My favorite completed project is my Eldar Spiritseer because it came together exactly as I envisioned, and it pushed me outside my comfort zone. It was the first time I did resin casting, and I did far more detailed paintwork than I’m used to doing. When I put the fully-completed project on for the first time, I giggled with excitement!
Fred: My favorite to date is my Colonel Hoffman cosplay from Gears of War. It was my first attempt to fully replicate a character instead of creating an original character based on a theme. Up until that time, I had created cosplays like a Sith, or a World of Warcraft character, but they weren’t named characters. When I created Colonel Hoffman, I made an effort to replicate every detail, down to the handpainted insignias, and am very happy with how it turned out.
As much as I used to think I was known for my armored Batman from Dawn of Justice or my Colonel Hoffman, I think I have to say that I’m pretty well known for the Wraithguard. I guess once you’ve walked around a con in an 11-foot cosplay, that sticks with people so I guess I’m now known as that “Wraithguard guy”.
What material is your favorite to work with?
Elle: Huge swathes of fabric! I don’t think I’ve ever had less than five yards of fabric cut. In particular, I love brocades and upholstery fabrics because they are full-bodied and vibrant. Currently, I’m obsessed with horsehair braid and use it on nearly every hem I put in.
Fred: EVA foam, of course! It is cheap and it is versatile. With the advent of higher density foam and the availability of varying thicknesses and shapes from vendors like TNT cosplay, the construction process has become that much simpler. Add to that the availability of products from Smooth-On like Epsilon and Epsilon Pro, I’m able to create more durable cosplays that allows you to harden the foam and get smooth finishes that rival Worbla for a fraction of the price.
What are your favorite fandoms? Favorite characters?
Elle: Though we both love the big ones like Star Wars, Star Trek, Lord of the Rings, Marvel/DC, I’m obsessed with TV shows, cartoons, and weird pop culture. Last year, I insisted on cosplaying Leslie Knope from Parks and Rec in her paper wedding dress and encouraged our group to cosplay Bob’s Burgers. I love: British TV like Doctor Who and Sherlock; cartoons like Steven Universe and Adventure Time; and comedies like Community and Parks and Rec. Much to Fred’s chagrin, I will re-watch the same films over and over and am incapable of NOT watching Mean Girls, Pitch Perfect, and Girls Trip if they’re on.
Fred: I tend to lean more towards hard-core science fiction like Defiance, Killjoys, Dark Matter, and my current favorite is The Expanse because science is a real thing in it. But I’m also a long-time lover of the Warhammer 40k lore and a useless, walking encyclopedia of related knowledge of it.
What kind of games do you play? Videogames? Tabletop? Wargames?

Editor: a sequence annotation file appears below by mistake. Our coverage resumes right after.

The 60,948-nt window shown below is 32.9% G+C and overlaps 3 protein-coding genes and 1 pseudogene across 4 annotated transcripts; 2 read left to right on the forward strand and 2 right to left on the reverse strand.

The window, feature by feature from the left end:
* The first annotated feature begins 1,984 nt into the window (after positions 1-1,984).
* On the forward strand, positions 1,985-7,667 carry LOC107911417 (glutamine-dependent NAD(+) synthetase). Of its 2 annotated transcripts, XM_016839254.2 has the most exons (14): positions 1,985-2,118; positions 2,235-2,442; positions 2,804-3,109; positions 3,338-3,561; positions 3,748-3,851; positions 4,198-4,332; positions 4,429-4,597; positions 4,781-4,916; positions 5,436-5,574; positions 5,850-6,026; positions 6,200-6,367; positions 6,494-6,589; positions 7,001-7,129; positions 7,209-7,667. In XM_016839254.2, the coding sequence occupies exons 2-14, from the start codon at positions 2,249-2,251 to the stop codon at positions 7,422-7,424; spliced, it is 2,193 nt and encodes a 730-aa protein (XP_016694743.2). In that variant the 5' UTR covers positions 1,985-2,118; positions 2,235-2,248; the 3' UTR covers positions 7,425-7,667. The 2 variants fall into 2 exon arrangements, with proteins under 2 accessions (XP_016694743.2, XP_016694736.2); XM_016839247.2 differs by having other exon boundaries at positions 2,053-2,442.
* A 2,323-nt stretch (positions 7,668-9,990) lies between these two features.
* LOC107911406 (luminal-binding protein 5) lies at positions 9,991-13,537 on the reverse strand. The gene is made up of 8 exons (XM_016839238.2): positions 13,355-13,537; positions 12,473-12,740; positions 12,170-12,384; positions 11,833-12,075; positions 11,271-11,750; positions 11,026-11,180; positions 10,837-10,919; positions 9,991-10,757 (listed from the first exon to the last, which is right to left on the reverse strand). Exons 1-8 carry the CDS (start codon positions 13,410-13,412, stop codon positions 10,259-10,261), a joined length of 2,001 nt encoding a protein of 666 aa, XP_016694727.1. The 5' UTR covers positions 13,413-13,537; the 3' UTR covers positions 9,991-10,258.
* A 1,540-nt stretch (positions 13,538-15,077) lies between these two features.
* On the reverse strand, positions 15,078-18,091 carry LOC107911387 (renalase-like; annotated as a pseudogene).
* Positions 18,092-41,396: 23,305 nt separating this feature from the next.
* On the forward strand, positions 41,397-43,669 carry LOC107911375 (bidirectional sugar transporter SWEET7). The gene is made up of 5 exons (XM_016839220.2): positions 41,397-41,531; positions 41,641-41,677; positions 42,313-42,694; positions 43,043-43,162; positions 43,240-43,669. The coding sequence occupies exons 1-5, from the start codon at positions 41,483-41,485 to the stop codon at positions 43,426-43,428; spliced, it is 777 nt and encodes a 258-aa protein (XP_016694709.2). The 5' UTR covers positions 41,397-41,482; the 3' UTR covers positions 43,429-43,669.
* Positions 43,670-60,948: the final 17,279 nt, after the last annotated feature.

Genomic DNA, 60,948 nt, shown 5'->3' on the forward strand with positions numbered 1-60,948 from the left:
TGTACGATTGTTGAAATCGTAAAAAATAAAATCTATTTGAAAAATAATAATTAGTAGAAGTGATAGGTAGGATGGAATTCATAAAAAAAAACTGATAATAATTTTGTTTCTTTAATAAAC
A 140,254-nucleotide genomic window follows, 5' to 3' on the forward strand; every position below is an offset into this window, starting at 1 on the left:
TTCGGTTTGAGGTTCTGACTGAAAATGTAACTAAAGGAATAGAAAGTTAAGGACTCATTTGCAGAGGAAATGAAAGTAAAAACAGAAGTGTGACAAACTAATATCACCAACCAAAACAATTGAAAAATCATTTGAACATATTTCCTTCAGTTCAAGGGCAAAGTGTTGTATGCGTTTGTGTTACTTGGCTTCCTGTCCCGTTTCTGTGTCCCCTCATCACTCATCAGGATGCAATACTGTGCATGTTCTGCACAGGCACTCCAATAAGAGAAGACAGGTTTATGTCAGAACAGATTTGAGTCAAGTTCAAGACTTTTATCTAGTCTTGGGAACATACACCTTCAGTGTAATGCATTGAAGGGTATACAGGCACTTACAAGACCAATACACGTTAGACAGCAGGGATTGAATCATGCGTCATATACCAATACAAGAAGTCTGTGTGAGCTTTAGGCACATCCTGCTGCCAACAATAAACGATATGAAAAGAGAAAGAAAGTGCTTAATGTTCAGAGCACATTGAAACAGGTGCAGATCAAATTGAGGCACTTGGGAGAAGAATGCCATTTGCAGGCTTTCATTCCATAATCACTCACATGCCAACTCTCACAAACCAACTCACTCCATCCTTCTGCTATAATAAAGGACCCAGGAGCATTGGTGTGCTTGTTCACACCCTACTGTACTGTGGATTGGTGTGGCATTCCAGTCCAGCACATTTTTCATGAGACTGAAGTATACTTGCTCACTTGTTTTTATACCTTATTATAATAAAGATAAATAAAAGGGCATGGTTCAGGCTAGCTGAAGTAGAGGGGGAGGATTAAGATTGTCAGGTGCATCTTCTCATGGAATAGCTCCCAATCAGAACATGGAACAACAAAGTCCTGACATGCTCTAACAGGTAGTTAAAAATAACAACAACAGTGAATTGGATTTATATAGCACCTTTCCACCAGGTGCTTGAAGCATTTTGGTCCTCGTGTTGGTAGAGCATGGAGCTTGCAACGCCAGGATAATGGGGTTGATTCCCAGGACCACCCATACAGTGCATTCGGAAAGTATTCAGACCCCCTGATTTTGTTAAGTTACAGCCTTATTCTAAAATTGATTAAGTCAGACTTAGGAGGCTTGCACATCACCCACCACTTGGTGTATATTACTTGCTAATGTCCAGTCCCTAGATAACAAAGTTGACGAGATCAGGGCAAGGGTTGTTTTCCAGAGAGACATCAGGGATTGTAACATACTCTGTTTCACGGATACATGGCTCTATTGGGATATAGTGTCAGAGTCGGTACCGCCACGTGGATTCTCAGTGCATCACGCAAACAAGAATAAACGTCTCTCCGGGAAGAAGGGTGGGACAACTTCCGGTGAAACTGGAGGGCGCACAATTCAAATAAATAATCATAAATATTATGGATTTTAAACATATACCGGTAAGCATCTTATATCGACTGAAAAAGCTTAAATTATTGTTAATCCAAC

Funny story – we met over a mutual love of Warhammer 40k and figure painting! We still can’t understand why it took us over 12 years to cosplay anything from the 40k universe since it was the foundation for our entire relationship. Due to heavy work schedules, much of our gaming has slowed, but some of our favorites are: Fallout, Mass Effect, Skyrim, Assassin’s Creed and Farcry. Fred likes to play. Elle likes to watch, give directions, and point out the shiny things Fred has missed.
What do you do with your time outside of Cosplay? Any special skills or experiences?
Elle: When I’m not sewing, I run an environmental nonprofit in North Florida that focuses on sea level rise, coastal ecosystems, marine biology, and research. Thankfully, I work with an incredible staff of fellow nerds who are also into Star Trek, Doctor Who, and cosplay so I don’t get as many crazy looks at you’d expect. My cosplay skills actually come in handy at work when we have huge galas or special fundraising events because I can help design event décor and create themes. I’m the person at work that always seems to have safety pins.
Fred: In between building stuff for cosplay projects, I like to make my wife’s life as happy as possible and look after two dogs. I also think it’s important to note that our decades of time on this planet (in other words, we’re OLD) has given us special skills that help us be better cosplayers. For example, because I have a military background, I understand how armor appears when it’s weathered and old (and that everything leaks and rusts). Working in construction and owning a home has given us basic skills in plumbing, woodworking, electronics, and repair, which has conveyed to many of our projects. The best cosplays are multimedia and include a variety of materials and skills. Being old and having a crazy number of tools in the toolkit helps!
Anything important we’ve left out that you want to share?
Remember that the cosplay community is, for the most part, a generous and helpful group. People want to help so don’t be afraid to reach out and ask questions. If you see something awesome, ask how it was made. Check out YouTube tutorials and try something new. Follow cosplayers you admire and pay attention to their techniques. This is a fun group of fun people who want to be surrounded by more fun people. Be that person!
What are your social media/website links? Where can we find you?
~Join us next week for more Cosplay! Coverage~